Generally, currency traders don’t have to care about what individual stocks are doing. In fact, it’s one of the attractive features of Forex trading, that currencies are such a huge market that they generally are moved by macro events. Economic data tends to be more transparent and easier to follow.
But, sometimes we can get clues about upcoming macro trends by looking in some unconventional places. And that might give traders an edge over people focusing only on the big data. After all, macroeconomic trends have an impact on the operating environment of businesses. And how businesses manage to perform ultimately affects the economy.
The thing about tech stocks is that they have high valuations. That means that the stock is valued at far more than the income that the stock generates. Some tech stocks don’t pay a dividend. This means that investors buy that stock with the expectation that it will go up because that’s the only way they can make money on it. This means that people are taking on a higher risk when buying these stocks.
Tech stocks, therefore, serve as a barometer of risk appetite. But not just that; most tech stocks have a social component. Twitter, Facebook, and Google, with their social media platforms, are the most obvious. But others like Netflix, Amazon, and even less traditionally “tech” firms such as Disney are still platforms for social interaction. They have “share” buttons to support organic advertisement of their content.
It’s about the luxuries
Entertainment is generally seen as unnecessary for a lot of families. If finances get tight, entertainment subscriptions are often the first to go. Inflation causes family budgets to be stretched, as the same amount of money buys less. This means consumers are likely to cut back on spending. The nominal amount of spending might be the same or even increase, but actual sales would start slowing down. If this reaches the broader economy, we could be looking at an economic slowdown or outright recession.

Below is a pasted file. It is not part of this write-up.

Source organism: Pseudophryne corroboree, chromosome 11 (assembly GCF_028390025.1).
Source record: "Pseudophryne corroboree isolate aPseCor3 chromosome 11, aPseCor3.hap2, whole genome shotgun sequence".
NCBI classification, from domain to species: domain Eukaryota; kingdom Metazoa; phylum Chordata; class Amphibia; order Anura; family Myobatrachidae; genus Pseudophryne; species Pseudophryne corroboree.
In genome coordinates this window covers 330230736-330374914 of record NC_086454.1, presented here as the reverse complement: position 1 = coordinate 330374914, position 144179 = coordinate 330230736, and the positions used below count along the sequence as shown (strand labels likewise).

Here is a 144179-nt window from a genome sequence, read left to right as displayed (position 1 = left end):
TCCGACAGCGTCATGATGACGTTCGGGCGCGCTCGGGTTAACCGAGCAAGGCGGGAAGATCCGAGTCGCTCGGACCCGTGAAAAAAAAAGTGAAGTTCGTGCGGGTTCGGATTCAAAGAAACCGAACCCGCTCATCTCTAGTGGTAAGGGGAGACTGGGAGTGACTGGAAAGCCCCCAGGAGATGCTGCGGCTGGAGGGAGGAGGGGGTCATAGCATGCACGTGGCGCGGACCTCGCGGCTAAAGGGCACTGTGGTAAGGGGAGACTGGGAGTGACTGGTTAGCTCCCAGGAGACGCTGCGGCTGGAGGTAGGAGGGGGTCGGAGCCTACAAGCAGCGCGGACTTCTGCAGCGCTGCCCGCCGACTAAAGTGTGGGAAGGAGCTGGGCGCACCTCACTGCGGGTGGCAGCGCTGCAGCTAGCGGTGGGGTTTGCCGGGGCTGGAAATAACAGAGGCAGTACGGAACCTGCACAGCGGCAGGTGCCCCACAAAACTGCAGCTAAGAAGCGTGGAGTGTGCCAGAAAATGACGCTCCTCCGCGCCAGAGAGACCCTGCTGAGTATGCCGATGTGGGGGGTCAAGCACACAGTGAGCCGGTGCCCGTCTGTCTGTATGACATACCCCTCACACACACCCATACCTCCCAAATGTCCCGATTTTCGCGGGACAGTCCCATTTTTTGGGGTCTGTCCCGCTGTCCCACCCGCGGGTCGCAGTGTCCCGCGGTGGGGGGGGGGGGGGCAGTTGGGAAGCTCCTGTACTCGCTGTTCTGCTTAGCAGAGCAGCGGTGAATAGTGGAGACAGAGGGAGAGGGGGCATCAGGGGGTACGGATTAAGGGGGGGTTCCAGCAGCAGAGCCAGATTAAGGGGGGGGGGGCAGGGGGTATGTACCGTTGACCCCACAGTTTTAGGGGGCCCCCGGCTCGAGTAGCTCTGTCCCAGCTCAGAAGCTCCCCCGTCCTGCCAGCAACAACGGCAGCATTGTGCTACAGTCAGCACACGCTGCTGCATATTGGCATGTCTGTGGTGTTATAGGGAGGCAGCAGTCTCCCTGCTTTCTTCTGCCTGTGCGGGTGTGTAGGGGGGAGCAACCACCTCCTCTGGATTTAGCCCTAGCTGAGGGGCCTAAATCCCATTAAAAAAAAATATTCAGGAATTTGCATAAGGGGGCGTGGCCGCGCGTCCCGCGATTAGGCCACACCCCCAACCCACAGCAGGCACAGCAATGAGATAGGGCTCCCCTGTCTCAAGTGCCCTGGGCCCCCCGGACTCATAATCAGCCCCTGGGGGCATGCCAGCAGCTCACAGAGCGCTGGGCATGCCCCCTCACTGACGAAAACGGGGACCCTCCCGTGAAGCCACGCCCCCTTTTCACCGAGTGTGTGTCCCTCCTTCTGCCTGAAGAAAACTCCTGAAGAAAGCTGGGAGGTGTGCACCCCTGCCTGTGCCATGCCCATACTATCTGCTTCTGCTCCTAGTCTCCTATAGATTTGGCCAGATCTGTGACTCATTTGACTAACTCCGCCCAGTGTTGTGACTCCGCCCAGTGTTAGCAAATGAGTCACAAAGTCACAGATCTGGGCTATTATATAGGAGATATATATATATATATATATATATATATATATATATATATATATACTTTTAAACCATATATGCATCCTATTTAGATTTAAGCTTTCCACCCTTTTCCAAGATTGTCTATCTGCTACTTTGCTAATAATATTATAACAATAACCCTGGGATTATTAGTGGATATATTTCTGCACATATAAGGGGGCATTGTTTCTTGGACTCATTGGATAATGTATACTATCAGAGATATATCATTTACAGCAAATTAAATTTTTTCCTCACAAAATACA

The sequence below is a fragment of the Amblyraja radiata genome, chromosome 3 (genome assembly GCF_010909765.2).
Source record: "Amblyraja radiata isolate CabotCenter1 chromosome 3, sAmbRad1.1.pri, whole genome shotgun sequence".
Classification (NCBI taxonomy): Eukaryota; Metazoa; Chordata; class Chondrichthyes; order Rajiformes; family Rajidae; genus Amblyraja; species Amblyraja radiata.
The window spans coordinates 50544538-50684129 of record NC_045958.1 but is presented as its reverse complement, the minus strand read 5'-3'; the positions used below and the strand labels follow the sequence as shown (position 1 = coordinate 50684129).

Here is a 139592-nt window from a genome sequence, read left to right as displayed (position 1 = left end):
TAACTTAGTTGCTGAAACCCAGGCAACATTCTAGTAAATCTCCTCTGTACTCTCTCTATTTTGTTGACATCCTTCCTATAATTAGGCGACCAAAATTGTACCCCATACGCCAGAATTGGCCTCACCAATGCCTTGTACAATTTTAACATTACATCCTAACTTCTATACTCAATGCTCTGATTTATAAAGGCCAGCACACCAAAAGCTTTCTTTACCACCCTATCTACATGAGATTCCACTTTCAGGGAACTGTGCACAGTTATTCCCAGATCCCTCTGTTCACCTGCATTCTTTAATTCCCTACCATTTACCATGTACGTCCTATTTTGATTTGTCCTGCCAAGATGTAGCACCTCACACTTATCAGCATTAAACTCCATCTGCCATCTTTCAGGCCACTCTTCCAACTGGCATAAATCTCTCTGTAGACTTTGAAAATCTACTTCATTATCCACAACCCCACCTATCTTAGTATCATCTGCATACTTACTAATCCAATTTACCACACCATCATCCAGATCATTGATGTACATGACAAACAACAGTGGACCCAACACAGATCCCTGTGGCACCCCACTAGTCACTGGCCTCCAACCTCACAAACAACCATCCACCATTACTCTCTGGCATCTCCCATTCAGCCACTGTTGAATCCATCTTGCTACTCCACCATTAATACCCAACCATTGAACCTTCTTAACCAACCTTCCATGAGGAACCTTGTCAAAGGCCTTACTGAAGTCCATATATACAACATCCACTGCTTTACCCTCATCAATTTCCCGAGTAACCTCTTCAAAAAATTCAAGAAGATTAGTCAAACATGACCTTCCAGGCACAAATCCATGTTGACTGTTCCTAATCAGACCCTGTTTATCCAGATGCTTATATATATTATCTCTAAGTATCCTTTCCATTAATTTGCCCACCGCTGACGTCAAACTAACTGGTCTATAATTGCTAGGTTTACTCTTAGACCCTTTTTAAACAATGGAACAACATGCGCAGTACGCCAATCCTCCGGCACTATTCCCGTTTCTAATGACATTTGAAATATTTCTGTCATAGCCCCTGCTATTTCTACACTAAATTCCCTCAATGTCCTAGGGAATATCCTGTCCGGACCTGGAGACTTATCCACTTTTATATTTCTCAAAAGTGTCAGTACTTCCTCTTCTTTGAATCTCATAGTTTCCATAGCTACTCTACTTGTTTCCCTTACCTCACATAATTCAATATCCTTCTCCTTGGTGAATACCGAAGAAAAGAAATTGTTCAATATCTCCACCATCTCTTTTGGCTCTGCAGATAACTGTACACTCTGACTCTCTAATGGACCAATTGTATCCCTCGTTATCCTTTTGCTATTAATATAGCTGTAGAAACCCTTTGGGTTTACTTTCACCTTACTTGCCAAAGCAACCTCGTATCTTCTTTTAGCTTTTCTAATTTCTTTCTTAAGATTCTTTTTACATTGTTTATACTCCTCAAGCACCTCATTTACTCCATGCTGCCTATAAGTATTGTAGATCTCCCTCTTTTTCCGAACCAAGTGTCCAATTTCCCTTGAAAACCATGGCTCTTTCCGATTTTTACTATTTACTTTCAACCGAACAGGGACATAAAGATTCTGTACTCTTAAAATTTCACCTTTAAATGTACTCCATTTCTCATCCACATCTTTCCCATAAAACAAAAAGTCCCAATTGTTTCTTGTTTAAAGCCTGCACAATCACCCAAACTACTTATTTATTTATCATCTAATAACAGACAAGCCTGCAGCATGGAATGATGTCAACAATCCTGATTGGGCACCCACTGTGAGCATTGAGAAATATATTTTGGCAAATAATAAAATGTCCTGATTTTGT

Because a lot of tech services are seen as luxuries, they are likely to be the first to get cut by cost-conscious consumers. Therefore, underperformance in the tech sector could be a sign that inflation is starting to bite the economy. If it isn’t controlled in the near term then this could explain why investors are moving towards safe-havens. Even if the stock market in general keeps going up.
It’s not just consumers
Most importantly, tech giants such as Facebook, Google, Twitter, etc make their money from advertising. If businesses are feeling the squeeze of higher costs, they will seek to cut costs, where advertising campaigns are usually the first to be scaled back. This is because spending money on potential customers is less cost-efficient than retaining existing customers.
So, if you are looking to see what the medium-term trajectory for the currency market is, tech stocks, particularly those relying on subscription models, might be something worth paying attention to.